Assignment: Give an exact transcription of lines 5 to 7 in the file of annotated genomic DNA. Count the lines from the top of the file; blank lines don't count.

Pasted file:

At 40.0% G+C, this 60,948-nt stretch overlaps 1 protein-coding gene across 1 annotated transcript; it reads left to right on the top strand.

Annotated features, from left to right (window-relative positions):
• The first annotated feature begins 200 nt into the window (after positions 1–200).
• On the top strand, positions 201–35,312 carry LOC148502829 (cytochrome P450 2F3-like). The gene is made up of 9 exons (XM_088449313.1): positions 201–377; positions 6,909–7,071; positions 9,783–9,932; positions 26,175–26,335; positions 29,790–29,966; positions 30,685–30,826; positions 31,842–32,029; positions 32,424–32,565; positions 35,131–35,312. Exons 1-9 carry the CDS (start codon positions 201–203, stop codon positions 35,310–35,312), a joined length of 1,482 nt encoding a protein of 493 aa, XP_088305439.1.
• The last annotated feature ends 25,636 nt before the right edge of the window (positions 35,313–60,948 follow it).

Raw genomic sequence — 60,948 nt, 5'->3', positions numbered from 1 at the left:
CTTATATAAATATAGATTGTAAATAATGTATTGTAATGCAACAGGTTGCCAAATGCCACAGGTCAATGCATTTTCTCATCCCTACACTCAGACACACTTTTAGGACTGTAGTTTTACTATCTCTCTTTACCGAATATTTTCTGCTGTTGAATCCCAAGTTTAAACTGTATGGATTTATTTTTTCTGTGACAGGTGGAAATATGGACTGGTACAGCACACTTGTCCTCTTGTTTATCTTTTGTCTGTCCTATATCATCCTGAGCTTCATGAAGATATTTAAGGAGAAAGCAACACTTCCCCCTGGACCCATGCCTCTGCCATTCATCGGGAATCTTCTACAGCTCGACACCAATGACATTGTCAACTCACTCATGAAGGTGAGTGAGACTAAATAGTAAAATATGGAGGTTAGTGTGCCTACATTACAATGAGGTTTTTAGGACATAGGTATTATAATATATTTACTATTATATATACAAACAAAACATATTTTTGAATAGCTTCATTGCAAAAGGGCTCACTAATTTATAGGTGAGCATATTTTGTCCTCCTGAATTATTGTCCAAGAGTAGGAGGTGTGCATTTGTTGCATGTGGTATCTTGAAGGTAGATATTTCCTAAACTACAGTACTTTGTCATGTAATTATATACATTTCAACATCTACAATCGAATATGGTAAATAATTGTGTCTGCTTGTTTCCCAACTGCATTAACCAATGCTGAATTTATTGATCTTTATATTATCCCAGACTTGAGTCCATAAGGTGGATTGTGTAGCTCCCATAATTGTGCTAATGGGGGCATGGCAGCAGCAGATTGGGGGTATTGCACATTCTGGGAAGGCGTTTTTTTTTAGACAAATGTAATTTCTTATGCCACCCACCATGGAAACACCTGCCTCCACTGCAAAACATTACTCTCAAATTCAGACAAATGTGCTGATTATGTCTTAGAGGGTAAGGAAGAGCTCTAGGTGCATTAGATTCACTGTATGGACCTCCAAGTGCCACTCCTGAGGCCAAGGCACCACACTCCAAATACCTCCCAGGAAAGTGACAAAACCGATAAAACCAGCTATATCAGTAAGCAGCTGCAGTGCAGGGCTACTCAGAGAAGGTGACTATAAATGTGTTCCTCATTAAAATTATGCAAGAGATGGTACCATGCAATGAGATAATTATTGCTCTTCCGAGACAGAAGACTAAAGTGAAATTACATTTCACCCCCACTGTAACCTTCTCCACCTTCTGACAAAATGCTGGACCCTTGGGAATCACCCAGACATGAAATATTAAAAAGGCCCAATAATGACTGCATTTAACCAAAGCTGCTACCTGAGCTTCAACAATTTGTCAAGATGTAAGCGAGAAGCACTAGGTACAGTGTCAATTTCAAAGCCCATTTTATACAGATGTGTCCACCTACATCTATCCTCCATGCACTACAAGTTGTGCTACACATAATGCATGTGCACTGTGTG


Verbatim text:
• The last annotated feature ends 25,636 nt before the right edge of the window (positions 35,313–60,948 follow it).

Raw genomic sequence — 60,948 nt, 5'->3', positions numbered from 1 at the left:
CTTATATAAATATAGATTGTAAATAATGTATTGTAATGCAACAGGTTGCCAAATGCCACAGGTCAATGCATTTTCTCATCCCTACACTCAGACACACTTTTAGGACTGTAGTTTTACTATCTCTCTTTACCGAATATTTTCTGCTGTTGAATCCCAAGTTTAAACTGTATGGATTTATTTTTTCTGTGACAGGTGGAAATATGGACTGGTACAGCACACTTGTCCTCTTGTTTATCTTTTGTCTGTCCTATATCATCCTGAGCTTCATGAAGATATTTAAGGAGAAAGCAACACTTCCCCCTGGACCCATGCCTCTGCCATTCATCGGGAATCTTCTACAGCTCGACACCAATGACATTGTCAACTCACTCATGAAGGTGAGTGAGACTAAATAGTAAAATATGGAGGTTAGTGTGCCTACATTACAATGAGGTTTTTAGGACATAGGTATTATAATATATTTACTATTATATATACAAACAAAACATATTTTTGAATAGCTTCATTGCAAAAGGGCTCACTAATTTATAGGTGAGCATATTTTGTCCTCCTGAATTATTGTCCAAGAGTAGGAGGTGTGCATTTGTTGCATGTGGTATCTTGAAGGTAGATATTTCCTAAACTACAGTACTTTGTCATGTAATTATATACATTTCAACATCTACAATCGAATATGGTAAATAATTGTGTCTGCTTGTTTCCCAACTGCATTAACCAATGCTGAATTTATTGATCTTTATATTATCCCAGACTTGAGTCCATAAGGTGGATTGTGTAGCTCCCATAATTGTGCTAATGGGGGCATGGCAGCAGCAGATTGGGGGTATTGCACATTCTGGGAAGGCGTTTTTTTTTAGACAAATGTAATTTCTTATGCCACCCACCATGGAAACACCTGCCTCCACTGCAAAACATTACTCTCAAATTCAGACAAATGTGCTGATTATGTCTTAGAGGGTAAGGAAGAGCTCTAGGTGCATTAGATTCACTGTATGGACCTCCAAGTGCCACTCCTGAGGCCAAGGCACCACACTCCAAATACCTCCCAGGAAAGTGACAAAACCGATAAAACCAGCTATATCAGTAAGCAGCTGCAGTGCAGGGCTACTCAGAGAAGGTGACTATAAATGTGTTCCTCATTAAAATTATGCAAGAGATGGTACCATGCAATGAGATAATTATTGCTCTTCCGAGACAGAAGACTAAAGTGAAATTACATTTCACCCCCACTGTAACCTTCTCCACCTTCTGACAAAATGCTGGACCCTTGGGAATCACCCAGACATGAAATATTAAAAAGGCCCAATAATGACTGCATTTAACCAAAGCTGCTACCTGAGCTTCAACAATTTGTCAAGATGTAAGCGAGAAGCACTAGGTACAGTGTCAATTTCAAAGCCCATTTTATACAGATGTGTCCACCTACATCTATCCTCCATGCACTACAAGTTGTGCTACACATAATGCATGTGCACTGTGTG